Piedmont-style guitarist, was born near Collettsville in the African American community of Franklin, an Appalachian hollow not far from the John's River in upper Caldwell County, North Carolina. Her grandfather Alexander Reid and father Boone Reid, both born in Franklin, played the banjo in the old-time clawhammer manner, with Boone going on to become an accomplished musician who also played fiddle, harmonica, and guitar, on which he used a two-finger-style approach. Boone Reid had absorbed many kinds of music of the mid-to-late nineteenth century, including Anglo-American dance tunes, lyric folksongs, ballads, rags, religious music, and published pieces that had drifted into folk tradition—popular Tin Pan Alley songs old minstrel tunes and Victorian parlor music Boone and his wife Sallie who sang instilled their love of music in their eight children a process that led eventually to the formation of a Reid family string band that played after ...

Article

Olusola O. Isola

Nigerian musician and composer, was born on 17 May 1935 in Jos, Plateau State, in the northeast of Nigeria. He is of the Yoruba ethnic group and was born into a family of music teachers and composers. His father, Theophilus Abiodun Bankole, was a prominent organist and choirmaster at Saint Luke’s Anglican Church, Jos. His mother was a music tutor at Queen’s School, Ede (now in Ibadan, southwest Nigeria), one of the elite female secondary schools in Nigeria. She was also an active musician. Bankole’s maternal grandfather, Akinje George, was the organist and choirmaster at the First Baptist Church, Lagos.

In 1941 when Bankole was six years old his father noticed that he had music talent and sent him to live with his grandfather who gave him initial lessons in piano and harmonium As a boy soprano in the choir at Cathedral Church of Christ in Lagos Bankole showed ...

Article

Tiffany M. Gill

Black is beautiful This familiar cry of the Black Power movement was revolutionary in its celebration of the culture style politics and physical attributes of peoples of African descent Symbols of the black is beautiful aesthetic most notably the Afro not only conjured up ideas about black beauty but also highlighted its contentious relationship with black politics and identity This tension between beauty standards and black politics and identity however did not first emerge in the late twentieth century with the Afro or the Black Power movement In fact blacks particularly black women have been struggling to navigate the paradoxical political nature of black identity and beauty since their enslavement in the Americas Despite this strained relationship black women have actively sought to define beauty in their lives and in the process created and sustained one of the most resilient and successful black controlled enterprises in America the black beauty ...

Article

Peter Hudson

While Louise Bennett was not the first writer to use Jamaican dialect, the facility with which she reproduces it in her writing and performances has marked her as a pioneer. Born in Kingston, Jamaica, Bennett was the daughter of baker Augustus Cornelius Bennett, who died when she was seven years old, and dressmaker Kerene Robinson. Bennett, known as Miss Lou, studied social work and Jamaican folklore at Friends' College, Highgate, Jamaica. In 1945 she received a British Council Scholarship to the Royal Academy of Dramatic Arts in London, England.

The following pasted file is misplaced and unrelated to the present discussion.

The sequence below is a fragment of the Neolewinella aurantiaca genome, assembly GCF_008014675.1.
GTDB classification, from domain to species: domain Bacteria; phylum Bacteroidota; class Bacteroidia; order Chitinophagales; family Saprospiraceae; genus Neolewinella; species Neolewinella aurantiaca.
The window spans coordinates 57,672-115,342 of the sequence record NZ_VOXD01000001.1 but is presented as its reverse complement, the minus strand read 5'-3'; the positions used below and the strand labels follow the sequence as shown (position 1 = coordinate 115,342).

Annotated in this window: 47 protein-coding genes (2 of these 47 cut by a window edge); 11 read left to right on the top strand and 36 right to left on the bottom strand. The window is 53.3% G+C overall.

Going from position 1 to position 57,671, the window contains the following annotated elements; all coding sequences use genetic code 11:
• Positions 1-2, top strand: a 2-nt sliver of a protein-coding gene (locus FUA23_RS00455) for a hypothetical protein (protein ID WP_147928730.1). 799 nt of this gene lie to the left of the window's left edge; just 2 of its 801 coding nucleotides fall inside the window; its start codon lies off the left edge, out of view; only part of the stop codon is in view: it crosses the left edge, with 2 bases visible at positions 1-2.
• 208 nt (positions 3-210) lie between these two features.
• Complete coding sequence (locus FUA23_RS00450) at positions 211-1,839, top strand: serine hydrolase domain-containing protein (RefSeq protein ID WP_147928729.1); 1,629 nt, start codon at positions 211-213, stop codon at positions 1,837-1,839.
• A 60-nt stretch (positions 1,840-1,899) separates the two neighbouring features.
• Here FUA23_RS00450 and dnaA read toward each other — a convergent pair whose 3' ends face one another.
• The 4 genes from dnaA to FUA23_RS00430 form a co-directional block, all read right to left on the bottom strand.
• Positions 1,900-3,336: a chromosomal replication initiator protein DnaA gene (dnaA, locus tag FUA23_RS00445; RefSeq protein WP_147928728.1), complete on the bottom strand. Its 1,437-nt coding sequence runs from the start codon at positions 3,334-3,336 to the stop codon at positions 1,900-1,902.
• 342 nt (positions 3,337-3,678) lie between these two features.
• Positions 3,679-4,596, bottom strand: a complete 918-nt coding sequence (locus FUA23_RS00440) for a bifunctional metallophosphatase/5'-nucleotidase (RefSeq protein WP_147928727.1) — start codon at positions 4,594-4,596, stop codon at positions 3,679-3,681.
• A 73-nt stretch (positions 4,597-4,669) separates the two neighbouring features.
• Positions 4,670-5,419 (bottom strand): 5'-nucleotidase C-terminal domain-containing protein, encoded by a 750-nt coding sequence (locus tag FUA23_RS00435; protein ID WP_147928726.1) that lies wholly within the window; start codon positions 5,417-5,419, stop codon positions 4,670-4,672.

Bennett began writing in dialect in the late 1930s, inspired by the language she heard spoken by Jamaicans on the streets of Kingston. Soon after she began writing, she staged public performances of her poems. In 1942 her first collection of poetry, Dialect Verses, was published. Starting in 1943 Bennett contributed a weekly column to ...

Article

Blues.  

Barry Lee Pearson

During the first decade of the twentieth century, a new African American social song form called blues spread throughout the South and along the Mississippi and Ohio Rivers. This form was similar to other nineteenth-century music, including spirituals, work songs, hollers, ballads, and reels, but the term “blues”—meaning a type of vocal song with instrumental accompaniment for dancing—arose after 1900. Rooted in oral tradition, blues by 1912 had entered popular culture through sheet music. W.C. Handy (1873–1958), one of the first professionally trained musicians to transcribe blues into printed notation and composer of such works as Memphis Blues (1911) and St. Louis Blues (1914), became its first popularizer and spokesperson. In 1920, Crazy Blues by Mamie Smith (1883–1946 convinced the recording industry that selling African American music performed by African American artists to African American consumers could be profitable ...

Article

Gordon Root

Ignacio Villa, known by his stage name, Bola de Nieve, was born and grew up in a poor neighborhood in Guanabacoa, Cuba. His parents introduced him to Afro-Cuban music when he was a child, and he was exposed to European classical music in his formal studies. His classical training began when he studied privately with Gerado Guanche. Later Villa enrolled in the Conservatorio de José Mateu, where he studied mandolin and flute as well as piano.

At home Villa absorbed many elements of traditional Afro-Cuban music through his contact with Rumba and other rhythms and dances. It has been suggested that his parents participated in African-based religions and that young Ignacio had been educated in the music and practices of Afro-Cuban religion as well.

As a boy Villa helped support his family by performing in house for neighborhood audiences His professional career began in the 1920s ...

Article

Article

John Edgar Tidwell